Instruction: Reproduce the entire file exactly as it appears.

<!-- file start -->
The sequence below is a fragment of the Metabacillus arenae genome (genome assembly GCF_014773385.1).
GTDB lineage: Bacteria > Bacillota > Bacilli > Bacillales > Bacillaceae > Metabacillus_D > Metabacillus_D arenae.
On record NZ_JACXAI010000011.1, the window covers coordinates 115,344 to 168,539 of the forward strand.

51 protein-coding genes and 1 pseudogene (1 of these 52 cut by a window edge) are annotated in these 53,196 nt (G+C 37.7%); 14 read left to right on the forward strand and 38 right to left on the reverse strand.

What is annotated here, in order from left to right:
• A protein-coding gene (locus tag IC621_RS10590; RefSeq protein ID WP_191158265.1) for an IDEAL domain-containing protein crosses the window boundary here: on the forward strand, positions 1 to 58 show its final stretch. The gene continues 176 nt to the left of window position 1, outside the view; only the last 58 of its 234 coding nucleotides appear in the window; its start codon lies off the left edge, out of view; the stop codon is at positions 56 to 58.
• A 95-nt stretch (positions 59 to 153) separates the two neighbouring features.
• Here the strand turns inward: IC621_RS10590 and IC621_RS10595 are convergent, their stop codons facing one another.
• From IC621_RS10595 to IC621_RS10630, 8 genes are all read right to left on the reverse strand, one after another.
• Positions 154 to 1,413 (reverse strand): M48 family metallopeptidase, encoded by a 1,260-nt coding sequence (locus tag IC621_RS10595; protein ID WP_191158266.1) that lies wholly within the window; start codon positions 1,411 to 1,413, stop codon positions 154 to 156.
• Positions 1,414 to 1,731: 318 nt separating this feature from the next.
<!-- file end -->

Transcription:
The sequence below is a fragment of the Metabacillus arenae genome (genome assembly GCF_014773385.1).
GTDB lineage: Bacteria > Bacillota > Bacilli > Bacillales > Bacillaceae > Metabacillus_D > Metabacillus_D arenae.
On record NZ_JACXAI010000011.1, the window covers coordinates 115,344 to 168,539 of the forward strand.

51 protein-coding genes and 1 pseudogene (1 of these 52 cut by a window edge) are annotated in these 53,196 nt (G+C 37.7%); 14 read left to right on the forward strand and 38 right to left on the reverse strand.

What is annotated here, in order from left to right:
• A protein-coding gene (locus tag IC621_RS10590; RefSeq protein ID WP_191158265.1) for an IDEAL domain-containing protein crosses the window boundary here: on the forward strand, positions 1 to 58 show its final stretch. The gene continues 176 nt to the left of window position 1, outside the view; only the last 58 of its 234 coding nucleotides appear in the window; its start codon lies off the left edge, out of view; the stop codon is at positions 56 to 58.
• A 95-nt stretch (positions 59 to 153) separates the two neighbouring features.
• Here the strand turns inward: IC621_RS10590 and IC621_RS10595 are convergent, their stop codons facing one another.
• From IC621_RS10595 to IC621_RS10630, 8 genes are all read right to left on the reverse strand, one after another.
• Positions 154 to 1,413 (reverse strand): M48 family metallopeptidase, encoded by a 1,260-nt coding sequence (locus tag IC621_RS10595; protein ID WP_191158266.1) that lies wholly within the window; start codon positions 1,411 to 1,413, stop codon positions 154 to 156.
• Positions 1,414 to 1,731: 318 nt separating this feature from the next.